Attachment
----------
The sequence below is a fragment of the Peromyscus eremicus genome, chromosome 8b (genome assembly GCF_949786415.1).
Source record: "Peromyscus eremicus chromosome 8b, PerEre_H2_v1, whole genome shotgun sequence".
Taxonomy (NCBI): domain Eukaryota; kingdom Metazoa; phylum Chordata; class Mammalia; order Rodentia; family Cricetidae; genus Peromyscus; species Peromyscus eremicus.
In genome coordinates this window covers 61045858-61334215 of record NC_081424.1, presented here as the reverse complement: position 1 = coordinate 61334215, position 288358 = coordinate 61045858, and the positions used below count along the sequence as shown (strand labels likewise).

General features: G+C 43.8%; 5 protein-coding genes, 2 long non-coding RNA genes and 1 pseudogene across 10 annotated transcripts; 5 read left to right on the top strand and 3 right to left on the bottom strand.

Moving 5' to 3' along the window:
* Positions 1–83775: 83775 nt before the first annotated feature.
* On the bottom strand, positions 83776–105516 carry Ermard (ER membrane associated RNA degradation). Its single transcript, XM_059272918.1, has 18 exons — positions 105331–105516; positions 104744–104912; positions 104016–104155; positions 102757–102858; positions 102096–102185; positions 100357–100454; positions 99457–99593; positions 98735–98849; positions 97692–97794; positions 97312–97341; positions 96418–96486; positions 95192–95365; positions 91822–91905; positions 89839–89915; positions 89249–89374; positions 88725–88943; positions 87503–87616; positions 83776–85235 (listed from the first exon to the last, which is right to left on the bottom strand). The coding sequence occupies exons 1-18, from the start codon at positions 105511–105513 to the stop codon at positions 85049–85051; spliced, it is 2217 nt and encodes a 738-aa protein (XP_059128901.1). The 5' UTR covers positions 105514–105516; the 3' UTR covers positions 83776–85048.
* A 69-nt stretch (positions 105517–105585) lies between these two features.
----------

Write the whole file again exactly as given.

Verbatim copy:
The sequence below is a fragment of the Peromyscus eremicus genome, chromosome 8b (genome assembly GCF_949786415.1).
Source record: "Peromyscus eremicus chromosome 8b, PerEre_H2_v1, whole genome shotgun sequence".
Taxonomy (NCBI): domain Eukaryota; kingdom Metazoa; phylum Chordata; class Mammalia; order Rodentia; family Cricetidae; genus Peromyscus; species Peromyscus eremicus.
In genome coordinates this window covers 61045858-61334215 of record NC_081424.1, presented here as the reverse complement: position 1 = coordinate 61334215, position 288358 = coordinate 61045858, and the positions used below count along the sequence as shown (strand labels likewise).

General features: G+C 43.8%; 5 protein-coding genes, 2 long non-coding RNA genes and 1 pseudogene across 10 annotated transcripts; 5 read left to right on the top strand and 3 right to left on the bottom strand.

Moving 5' to 3' along the window:
* Positions 1–83775: 83775 nt before the first annotated feature.
* On the bottom strand, positions 83776–105516 carry Ermard (ER membrane associated RNA degradation). Its single transcript, XM_059272918.1, has 18 exons — positions 105331–105516; positions 104744–104912; positions 104016–104155; positions 102757–102858; positions 102096–102185; positions 100357–100454; positions 99457–99593; positions 98735–98849; positions 97692–97794; positions 97312–97341; positions 96418–96486; positions 95192–95365; positions 91822–91905; positions 89839–89915; positions 89249–89374; positions 88725–88943; positions 87503–87616; positions 83776–85235 (listed from the first exon to the last, which is right to left on the bottom strand). The coding sequence occupies exons 1-18, from the start codon at positions 105511–105513 to the stop codon at positions 85049–85051; spliced, it is 2217 nt and encodes a 738-aa protein (XP_059128901.1). The 5' UTR covers positions 105514–105516; the 3' UTR covers positions 83776–85048.
* A 69-nt stretch (positions 105517–105585) lies between these two features.